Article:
MARINE CORPS SIR STATION IWAKUNI, Japan -- The clashing sound of metal on metal echoes off the canopies on the flight line where Marine All-Weather Fighter Attack Squadron 242 stores their F/A-18D Hornets.
Aviation ordnance technicians, or maintainers, work under the roaring engines of aircraft as pilots land and take off along Marine Corps Air Station Iwakuni, Japan’s, runway. Their job is to ensure the functionality of the F/A-18D and the well-being of their pilots.
“We do more than maintain the jets,” said U.S. Marine Corps Sgt. Alan Cecenas, a fixed-wing aircraft mechanic with VMFA(AW)-242. “We launch them out and recover them. We are in charge of the safety of the aircraft and the pilots.”
It’s a maintainer’s job to think outside of the box and figure out how to fix any issues that may occur with the aircraft while in flight.
“These are older jets,” said Cecenas. “They come back with different issues so our job as maintainers is to troubleshoot what’s wrong with it. Sometimes we have to brainstorm new ideas to fix new issues.”
Maintainers have to stay on their toes because they are limited to a short window of time to get their job done.
“The most challenging part about my job is the pace,” said Cecenas. “We have to keep up with the fast pace in order to keep these jets mission capable. We have a short amount of time to figure out what’s wrong with the jet and fix it. You have to focus because if you skip a step it could really put someone in danger.”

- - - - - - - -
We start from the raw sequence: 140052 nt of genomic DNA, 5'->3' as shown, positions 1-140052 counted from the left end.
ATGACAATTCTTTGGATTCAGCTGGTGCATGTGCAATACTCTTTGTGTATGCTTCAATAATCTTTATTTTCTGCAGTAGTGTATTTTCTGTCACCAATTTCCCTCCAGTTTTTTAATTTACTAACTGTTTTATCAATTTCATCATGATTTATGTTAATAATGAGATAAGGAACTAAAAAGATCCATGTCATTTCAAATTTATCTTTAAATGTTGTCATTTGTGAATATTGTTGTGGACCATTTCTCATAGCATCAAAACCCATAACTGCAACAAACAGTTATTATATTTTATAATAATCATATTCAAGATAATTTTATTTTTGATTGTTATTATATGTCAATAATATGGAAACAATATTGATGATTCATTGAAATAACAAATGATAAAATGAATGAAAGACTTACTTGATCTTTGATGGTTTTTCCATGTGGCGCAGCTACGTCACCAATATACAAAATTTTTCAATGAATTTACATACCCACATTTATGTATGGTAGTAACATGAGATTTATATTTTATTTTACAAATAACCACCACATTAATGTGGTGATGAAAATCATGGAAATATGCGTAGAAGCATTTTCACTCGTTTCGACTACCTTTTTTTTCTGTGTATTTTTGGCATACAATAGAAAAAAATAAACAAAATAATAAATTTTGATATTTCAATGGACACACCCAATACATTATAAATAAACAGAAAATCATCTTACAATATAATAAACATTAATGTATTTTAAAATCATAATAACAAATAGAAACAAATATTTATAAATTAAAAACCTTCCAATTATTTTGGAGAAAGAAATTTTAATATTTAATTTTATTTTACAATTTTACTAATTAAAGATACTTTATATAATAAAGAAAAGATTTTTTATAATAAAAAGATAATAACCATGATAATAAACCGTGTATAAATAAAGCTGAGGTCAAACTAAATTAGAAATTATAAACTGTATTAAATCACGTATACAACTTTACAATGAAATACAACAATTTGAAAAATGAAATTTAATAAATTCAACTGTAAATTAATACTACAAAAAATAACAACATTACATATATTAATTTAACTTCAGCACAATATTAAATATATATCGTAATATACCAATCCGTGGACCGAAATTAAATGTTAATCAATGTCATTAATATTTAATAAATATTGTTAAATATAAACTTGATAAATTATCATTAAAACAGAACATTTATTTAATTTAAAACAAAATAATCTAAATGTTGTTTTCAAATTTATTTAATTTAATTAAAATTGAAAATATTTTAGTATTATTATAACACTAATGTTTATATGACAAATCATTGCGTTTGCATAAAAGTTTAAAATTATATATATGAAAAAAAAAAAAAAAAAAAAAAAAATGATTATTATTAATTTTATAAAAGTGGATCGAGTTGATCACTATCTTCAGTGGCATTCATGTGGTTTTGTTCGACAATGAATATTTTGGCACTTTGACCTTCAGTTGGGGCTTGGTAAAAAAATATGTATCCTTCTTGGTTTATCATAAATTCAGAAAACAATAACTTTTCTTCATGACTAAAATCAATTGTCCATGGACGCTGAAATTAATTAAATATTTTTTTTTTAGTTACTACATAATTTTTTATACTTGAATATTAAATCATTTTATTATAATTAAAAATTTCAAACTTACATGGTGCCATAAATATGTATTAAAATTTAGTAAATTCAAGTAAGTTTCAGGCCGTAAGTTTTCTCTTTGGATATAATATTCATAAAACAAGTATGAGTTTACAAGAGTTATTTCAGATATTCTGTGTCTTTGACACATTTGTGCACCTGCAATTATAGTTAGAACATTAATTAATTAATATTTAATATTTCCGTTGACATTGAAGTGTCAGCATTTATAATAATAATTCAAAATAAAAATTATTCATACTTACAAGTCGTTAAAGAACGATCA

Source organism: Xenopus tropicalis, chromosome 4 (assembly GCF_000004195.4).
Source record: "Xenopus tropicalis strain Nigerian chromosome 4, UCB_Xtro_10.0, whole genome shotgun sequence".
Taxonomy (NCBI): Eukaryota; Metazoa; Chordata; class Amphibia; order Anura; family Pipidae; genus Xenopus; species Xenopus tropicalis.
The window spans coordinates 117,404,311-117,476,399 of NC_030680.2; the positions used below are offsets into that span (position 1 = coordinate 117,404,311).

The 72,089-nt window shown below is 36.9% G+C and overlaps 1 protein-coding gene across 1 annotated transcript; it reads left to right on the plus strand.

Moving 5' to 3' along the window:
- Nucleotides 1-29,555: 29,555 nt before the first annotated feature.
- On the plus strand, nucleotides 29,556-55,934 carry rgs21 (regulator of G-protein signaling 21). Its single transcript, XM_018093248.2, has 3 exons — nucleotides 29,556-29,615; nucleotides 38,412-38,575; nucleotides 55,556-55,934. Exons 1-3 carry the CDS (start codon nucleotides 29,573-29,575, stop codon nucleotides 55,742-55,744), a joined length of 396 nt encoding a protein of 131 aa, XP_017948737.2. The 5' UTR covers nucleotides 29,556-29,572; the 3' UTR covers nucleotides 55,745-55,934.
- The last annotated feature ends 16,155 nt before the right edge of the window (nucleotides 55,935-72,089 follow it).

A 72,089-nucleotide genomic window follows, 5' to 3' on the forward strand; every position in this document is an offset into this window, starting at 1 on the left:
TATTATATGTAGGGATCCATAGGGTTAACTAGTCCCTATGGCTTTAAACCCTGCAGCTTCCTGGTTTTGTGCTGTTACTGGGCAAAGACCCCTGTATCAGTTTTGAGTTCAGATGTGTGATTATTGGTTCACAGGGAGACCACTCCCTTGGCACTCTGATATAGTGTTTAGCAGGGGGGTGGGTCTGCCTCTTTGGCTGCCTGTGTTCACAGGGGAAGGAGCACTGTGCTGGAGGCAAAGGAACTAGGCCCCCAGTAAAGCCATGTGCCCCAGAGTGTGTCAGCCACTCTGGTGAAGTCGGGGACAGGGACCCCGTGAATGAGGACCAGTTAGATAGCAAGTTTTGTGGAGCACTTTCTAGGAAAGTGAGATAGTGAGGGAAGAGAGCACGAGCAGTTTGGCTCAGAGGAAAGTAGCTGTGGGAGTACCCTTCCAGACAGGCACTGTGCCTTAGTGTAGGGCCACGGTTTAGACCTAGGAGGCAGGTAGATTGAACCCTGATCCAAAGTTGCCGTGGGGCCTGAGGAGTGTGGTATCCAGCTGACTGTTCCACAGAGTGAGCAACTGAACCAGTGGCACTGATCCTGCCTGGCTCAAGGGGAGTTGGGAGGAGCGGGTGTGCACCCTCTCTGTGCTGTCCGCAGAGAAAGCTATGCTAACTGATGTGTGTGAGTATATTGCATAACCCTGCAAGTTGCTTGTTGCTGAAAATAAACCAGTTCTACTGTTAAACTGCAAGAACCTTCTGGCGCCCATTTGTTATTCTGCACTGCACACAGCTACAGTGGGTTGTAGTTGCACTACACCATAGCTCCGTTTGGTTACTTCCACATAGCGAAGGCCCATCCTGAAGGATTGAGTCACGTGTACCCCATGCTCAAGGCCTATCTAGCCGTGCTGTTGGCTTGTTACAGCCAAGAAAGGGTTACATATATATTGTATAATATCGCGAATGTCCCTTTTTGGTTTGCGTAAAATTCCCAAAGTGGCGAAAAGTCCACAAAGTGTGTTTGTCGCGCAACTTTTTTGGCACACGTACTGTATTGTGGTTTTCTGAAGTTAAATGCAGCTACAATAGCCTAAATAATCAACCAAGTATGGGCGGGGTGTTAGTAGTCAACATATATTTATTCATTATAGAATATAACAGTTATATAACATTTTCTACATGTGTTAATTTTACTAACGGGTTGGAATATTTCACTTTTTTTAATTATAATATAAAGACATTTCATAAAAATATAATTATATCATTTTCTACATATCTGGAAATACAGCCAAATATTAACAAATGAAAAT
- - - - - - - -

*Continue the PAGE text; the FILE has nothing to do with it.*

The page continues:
Pilots rely on maintainers to stay mission ready because they are the reason the aircraft stays airborne.
“This fighter jet can’t do anything without (maintainers),” said U.S. Marine Corps Master Sgt. Brian Walker, the aviation technician chief with VMFA(AW)-242. “We are the reason it can take off and can fight the enemy. It’s solely because of aviation ordnance.”
Walker also said they can’t afford to make mistakes. Pilots need to be able to trust their maintainers because their lives could potentially be in those Marines’ hands.